(Aidan Davison, University of Tasmania)
5. What were the practical responses to the environmental movement? What are the characteristics of the technocentric to environmental management approach? What practical, regulatory, and institutional approaches emerged? What new ‘tools’ for environmental management were developed?
Scaling up: how, when, and why did calls for global approaches to sustainability emerge? What are the principles of sustainability
and how are the concepts applied?
(John Blewitt, Aston Business School)
7. Have western technocentric environmental managers actually changed the nature of human-environment relationships or merely developed ‘’fixes’ that accord with earlier ways of engaging (i.e., business as usual)? Arguably, the dominant western, technocentric approach is flawed, so we need to rethink it.
Part 2 On diversity in thinking about human-environment relations.
We have argued in Part 1 that there is a relatively uniform western paradigm of environmental management. Now we give voice/place to diversity. How might the ‘environment’ and our relationships with it be imagined differently if voice/place is given to a broader range of interests and to diversity (e.g. gender, alternative economic systems, cultural variety)? This Part of the book is intended to challenge thinking rather than to provide definitive answers. It also underpins approaches to environmental management set out in Part 3. It will include discussion of ideas including:
1. Indigeneity and environment.
Gender and ecofeminism
(Mary E. Phillips, Bristol University)
3. Religious perspectives on environmental management.
4. Alternative economic systems and environmental management.
5. Ecological economics: economy as though environment matters.
6. Humanities- versus science-led environmental management.
7. Cultural diversity and approaches to environmental management.
Linguistic and culturally-based insights to ‘the’ environment and its management (e.g. discourse analysis; significance of diminishing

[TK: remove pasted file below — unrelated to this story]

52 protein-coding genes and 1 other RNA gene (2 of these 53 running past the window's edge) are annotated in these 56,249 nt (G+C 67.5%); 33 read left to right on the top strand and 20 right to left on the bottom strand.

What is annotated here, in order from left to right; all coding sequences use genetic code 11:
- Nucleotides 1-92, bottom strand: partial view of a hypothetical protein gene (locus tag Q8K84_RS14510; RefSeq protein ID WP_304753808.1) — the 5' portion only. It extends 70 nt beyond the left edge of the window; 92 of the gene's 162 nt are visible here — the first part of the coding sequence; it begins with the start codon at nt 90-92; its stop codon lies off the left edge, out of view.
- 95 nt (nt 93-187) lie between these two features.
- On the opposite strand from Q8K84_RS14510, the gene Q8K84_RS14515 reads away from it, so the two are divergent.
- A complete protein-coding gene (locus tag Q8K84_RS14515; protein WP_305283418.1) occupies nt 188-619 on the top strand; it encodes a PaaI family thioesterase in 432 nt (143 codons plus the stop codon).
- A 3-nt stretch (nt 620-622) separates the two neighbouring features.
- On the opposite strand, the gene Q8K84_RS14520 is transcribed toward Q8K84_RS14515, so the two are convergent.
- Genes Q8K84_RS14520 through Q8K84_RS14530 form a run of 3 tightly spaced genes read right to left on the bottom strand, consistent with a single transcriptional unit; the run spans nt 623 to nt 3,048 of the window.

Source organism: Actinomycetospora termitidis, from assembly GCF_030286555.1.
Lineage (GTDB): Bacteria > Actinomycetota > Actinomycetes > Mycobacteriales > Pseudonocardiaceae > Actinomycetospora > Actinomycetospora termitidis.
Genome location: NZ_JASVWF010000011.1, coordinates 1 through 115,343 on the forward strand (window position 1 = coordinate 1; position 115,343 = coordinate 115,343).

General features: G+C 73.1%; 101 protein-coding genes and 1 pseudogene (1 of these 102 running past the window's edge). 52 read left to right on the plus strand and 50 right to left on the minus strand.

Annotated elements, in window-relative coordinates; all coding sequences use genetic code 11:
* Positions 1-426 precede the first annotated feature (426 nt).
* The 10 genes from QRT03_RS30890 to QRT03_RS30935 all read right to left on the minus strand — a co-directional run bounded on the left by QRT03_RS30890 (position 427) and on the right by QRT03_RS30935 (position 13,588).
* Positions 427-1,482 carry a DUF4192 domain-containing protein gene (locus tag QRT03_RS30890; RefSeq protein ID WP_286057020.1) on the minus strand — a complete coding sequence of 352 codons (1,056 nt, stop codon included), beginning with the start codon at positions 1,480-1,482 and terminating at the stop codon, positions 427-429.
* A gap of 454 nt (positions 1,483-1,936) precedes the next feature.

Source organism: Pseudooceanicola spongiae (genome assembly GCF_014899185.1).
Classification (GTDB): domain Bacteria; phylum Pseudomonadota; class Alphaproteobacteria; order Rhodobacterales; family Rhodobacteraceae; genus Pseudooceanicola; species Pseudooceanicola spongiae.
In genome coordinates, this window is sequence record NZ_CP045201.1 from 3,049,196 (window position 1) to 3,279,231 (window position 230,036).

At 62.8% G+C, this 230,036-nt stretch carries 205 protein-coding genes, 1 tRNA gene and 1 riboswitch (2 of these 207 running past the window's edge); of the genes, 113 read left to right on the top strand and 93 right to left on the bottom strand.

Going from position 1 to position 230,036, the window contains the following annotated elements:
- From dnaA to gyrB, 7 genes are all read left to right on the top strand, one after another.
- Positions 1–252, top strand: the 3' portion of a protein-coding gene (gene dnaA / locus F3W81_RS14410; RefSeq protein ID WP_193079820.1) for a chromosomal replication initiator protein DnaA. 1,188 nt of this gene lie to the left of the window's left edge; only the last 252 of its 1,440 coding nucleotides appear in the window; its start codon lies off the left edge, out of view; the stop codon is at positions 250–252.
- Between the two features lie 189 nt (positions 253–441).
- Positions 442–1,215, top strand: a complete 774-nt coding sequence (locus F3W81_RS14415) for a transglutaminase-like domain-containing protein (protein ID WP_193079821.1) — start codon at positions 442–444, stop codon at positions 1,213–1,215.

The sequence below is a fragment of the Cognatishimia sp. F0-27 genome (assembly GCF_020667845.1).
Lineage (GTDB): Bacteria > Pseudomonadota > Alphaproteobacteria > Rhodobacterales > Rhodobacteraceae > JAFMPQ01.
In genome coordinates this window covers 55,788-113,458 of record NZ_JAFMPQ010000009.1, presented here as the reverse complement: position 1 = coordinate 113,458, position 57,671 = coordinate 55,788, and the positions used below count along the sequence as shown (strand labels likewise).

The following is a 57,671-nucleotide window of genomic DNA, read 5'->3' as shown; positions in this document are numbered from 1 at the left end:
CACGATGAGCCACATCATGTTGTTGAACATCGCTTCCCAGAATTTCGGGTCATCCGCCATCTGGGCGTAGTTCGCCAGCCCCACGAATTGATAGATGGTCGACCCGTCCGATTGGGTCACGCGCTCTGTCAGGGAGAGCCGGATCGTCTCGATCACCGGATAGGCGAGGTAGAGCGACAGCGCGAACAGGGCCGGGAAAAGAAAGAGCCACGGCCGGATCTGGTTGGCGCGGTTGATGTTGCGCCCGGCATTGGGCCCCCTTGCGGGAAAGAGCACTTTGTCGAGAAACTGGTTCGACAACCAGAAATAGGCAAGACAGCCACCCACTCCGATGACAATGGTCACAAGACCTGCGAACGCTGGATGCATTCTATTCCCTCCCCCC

(Josh Nash, University of New England)
9. Role of the media in shaping environmental understandings.
10. On the multiplicity of personal environmental perspectives
Part 3. Practising environmental management in the absence of ‘authority’ and ‘fixity’.
This final section of the book explores how environmental management is already being transformed by acknowledgement of diversity and the need to transcend its monoculture and associated technocentrism. It provides examples of shifting power/knowledge in environmental management. Focussing on cutting edge ideas and practices at a range of scales and in a diverse array of contexts, it examines some of the strengths and challenges of environmental management practices that reject an authoritative monoculture. In doing this, Part 3 of the book asks how do we make environmental management that takes diversity seriously work? Recognising this as a ‘wicked problem’ (Rittel & Webber 1973), the intention of the part of the book – like Part 2 – is to stimulate thought, rather than offer definitive answers.
1. Is deliberative democracy shifting power in environmental management?
2. How are we moving from compartmentalised learning to Earth-systems thinking?
3. Engaging in a decentred world: how can interests be balanced and disputes resolved in postmodern environmental management?
4. Individual and community behaviour change – towards ecological citizenship.
5. On the economic mindset needed to address the 21st century’s social and ecological challenges.
Alternative regenerative and procedural approach to sustainability
(John Robinson, University of British Colombia)
7. On the role of individuals as change agents in environmental management.
8. Socially sustainable degrowth as a social–ecological transformation.
9. Engaging a variety of actors for socially sustainable transitions.
Strategies for eco-social transformation
(Kirstin Davies, Macquarie University)
11. What difference does green accounting make?
12. Higher education and social innovation for a post-growth world.
13. Hope and helplessness: driving change for a 'future' world.
Professor Iain Hay
Matthew Flinders Distinguished Professor of Geography
Sturt Road, Bedford Park South Australia 5042
GPO Box 2100 Adelaide SA 5001
P: +61 8 8201 2386
Vice-President International Geographical Union